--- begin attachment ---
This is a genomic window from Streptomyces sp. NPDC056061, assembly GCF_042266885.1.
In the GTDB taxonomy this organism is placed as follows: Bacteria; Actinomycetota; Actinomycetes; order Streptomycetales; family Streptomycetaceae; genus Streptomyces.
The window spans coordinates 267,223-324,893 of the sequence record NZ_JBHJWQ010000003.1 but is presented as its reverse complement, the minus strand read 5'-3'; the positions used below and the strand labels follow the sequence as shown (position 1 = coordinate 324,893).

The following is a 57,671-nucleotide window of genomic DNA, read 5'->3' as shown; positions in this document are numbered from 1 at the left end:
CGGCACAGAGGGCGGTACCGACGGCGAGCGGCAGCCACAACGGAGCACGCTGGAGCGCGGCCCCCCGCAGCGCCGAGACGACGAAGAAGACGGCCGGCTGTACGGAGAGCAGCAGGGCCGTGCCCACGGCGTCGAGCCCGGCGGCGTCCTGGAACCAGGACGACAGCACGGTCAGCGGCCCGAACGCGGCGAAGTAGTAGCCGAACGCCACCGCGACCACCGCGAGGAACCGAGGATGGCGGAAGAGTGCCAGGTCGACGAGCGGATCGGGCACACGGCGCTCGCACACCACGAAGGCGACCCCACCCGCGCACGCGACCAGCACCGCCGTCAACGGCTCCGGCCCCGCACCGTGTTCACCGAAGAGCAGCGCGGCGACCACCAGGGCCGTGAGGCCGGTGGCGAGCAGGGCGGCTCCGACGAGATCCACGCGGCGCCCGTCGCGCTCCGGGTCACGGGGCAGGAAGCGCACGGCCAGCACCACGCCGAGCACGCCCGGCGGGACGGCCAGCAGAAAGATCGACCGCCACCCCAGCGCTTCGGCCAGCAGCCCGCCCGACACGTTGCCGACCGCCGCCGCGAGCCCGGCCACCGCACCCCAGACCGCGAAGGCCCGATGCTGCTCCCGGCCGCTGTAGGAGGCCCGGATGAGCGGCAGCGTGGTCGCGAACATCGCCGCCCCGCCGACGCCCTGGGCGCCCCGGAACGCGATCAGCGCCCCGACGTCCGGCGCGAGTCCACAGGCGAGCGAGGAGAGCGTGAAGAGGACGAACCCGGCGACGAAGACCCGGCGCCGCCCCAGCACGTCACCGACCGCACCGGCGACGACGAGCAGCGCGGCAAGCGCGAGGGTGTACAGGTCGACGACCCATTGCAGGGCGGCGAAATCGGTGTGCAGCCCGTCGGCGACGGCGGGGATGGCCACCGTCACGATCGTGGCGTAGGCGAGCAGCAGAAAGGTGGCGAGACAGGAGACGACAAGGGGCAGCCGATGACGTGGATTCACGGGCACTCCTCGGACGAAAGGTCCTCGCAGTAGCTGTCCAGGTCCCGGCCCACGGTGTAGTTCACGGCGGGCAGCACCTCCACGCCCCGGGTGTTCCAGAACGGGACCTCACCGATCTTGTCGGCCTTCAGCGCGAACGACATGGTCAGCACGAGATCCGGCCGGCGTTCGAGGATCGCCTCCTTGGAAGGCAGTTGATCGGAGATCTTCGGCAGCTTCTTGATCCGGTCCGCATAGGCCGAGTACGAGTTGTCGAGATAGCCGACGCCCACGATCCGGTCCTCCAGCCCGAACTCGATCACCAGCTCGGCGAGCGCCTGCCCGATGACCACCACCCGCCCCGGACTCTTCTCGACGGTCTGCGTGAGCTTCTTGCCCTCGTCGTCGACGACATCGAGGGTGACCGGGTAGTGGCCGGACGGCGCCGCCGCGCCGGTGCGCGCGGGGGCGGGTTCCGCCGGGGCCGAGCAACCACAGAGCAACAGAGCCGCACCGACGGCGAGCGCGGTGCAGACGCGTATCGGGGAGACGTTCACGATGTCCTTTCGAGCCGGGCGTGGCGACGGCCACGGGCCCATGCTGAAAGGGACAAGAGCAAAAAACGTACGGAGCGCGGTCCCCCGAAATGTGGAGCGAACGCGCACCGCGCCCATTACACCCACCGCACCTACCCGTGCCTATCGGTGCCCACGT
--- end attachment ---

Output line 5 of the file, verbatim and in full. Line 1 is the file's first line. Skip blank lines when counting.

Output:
CGGCACAGAGGGCGGTACCGACGGCGAGCGGCAGCCACAACGGAGCACGCTGGAGCGCGGCCCCCCGCAGCGCCGAGACGACGAAGAAGACGGCCGGCTGTACGGAGAGCAGCAGGGCCGTGCCCACGGCGTCGAGCCCGGCGGCGTCCTGGAACCAGGACGACAGCACGGTCAGCGGCCCGAACGCGGCGAAGTAGTAGCCGAACGCCACCGCGACCACCGCGAGGAACCGAGGATGGCGGAAGAGTGCCAGGTCGACGAGCGGATCGGGCACACGGCGCTCGCACACCACGAAGGCGACCCCACCCGCGCACGCGACCAGCACCGCCGTCAACGGCTCCGGCCCCGCACCGTGTTCACCGAAGAGCAGCGCGGCGACCACCAGGGCCGTGAGGCCGGTGGCGAGCAGGGCGGCTCCGACGAGATCCACGCGGCGCCCGTCGCGCTCCGGGTCACGGGGCAGGAAGCGCACGGCCAGCACCACGCCGAGCACGCCCGGCGGGACGGCCAGCAGAAAGATCGACCGCCACCCCAGCGCTTCGGCCAGCAGCCCGCCCGACACGTTGCCGACCGCCGCCGCGAGCCCGGCCACCGCACCCCAGACCGCGAAGGCCCGATGCTGCTCCCGGCCGCTGTAGGAGGCCCGGATGAGCGGCAGCGTGGTCGCGAACATCGCCGCCCCGCCGACGCCCTGGGCGCCCCGGAACGCGATCAGCGCCCCGACGTCCGGCGCGAGTCCACAGGCGAGCGAGGAGAGCGTGAAGAGGACGAACCCGGCGACGAAGACCCGGCGCCGCCCCAGCACGTCACCGACCGCACCGGCGACGACGAGCAGCGCGGCAAGCGCGAGGGTGTACAGGTCGACGACCCATTGCAGGGCGGCGAAATCGGTGTGCAGCCCGTCGGCGACGGCGGGGATGGCCACCGTCACGATCGTGGCGTAGGCGAGCAGCAGAAAGGTGGCGAGACAGGAGACGACAAGGGGCAGCCGATGACGTGGATTCACGGGCACTCCTCGGACGAAAGGTCCTCGCAGTAGCTGTCCAGGTCCCGGCCCACGGTGTAGTTCACGGCGGGCAGCACCTCCACGCCCCGGGTGTTCCAGAACGGGACCTCACCGATCTTGTCGGCCTTCAGCGCGAACGACATGGTCAGCACGAGATCCGGCCGGCGTTCGAGGATCGCCTCCTTGGAAGGCAGTTGATCGGAGATCTTCGGCAGCTTCTTGATCCGGTCCGCATAGGCCGAGTACGAGTTGTCGAGATAGCCGACGCCCACGATCCGGTCCTCCAGCCCGAACTCGATCACCAGCTCGGCGAGCGCCTGCCCGATGACCACCACCCGCCCCGGACTCTTCTCGACGGTCTGCGTGAGCTTCTTGCCCTCGTCGTCGACGACATCGAGGGTGACCGGGTAGTGGCCGGACGGCGCCGCCGCGCCGGTGCGCGCGGGGGCGGGTTCCGCCGGGGCCGAGCAACCACAGAGCAACAGAGCCGCACCGACGGCGAGCGCGGTGCAGACGCGTATCGGGGAGACGTTCACGATGTCCTTTCGAGCCGGGCGTGGCGACGGCCACGGGCCCATGCTGAAAGGGACAAGAGCAAAAAACGTACGGAGCGCGGTCCCCCGAAATGTGGAGCGAACGCGCACCGCGCCCATTACACCCACCGCACCTACCCGTGCCTATCGGTGCCCACGT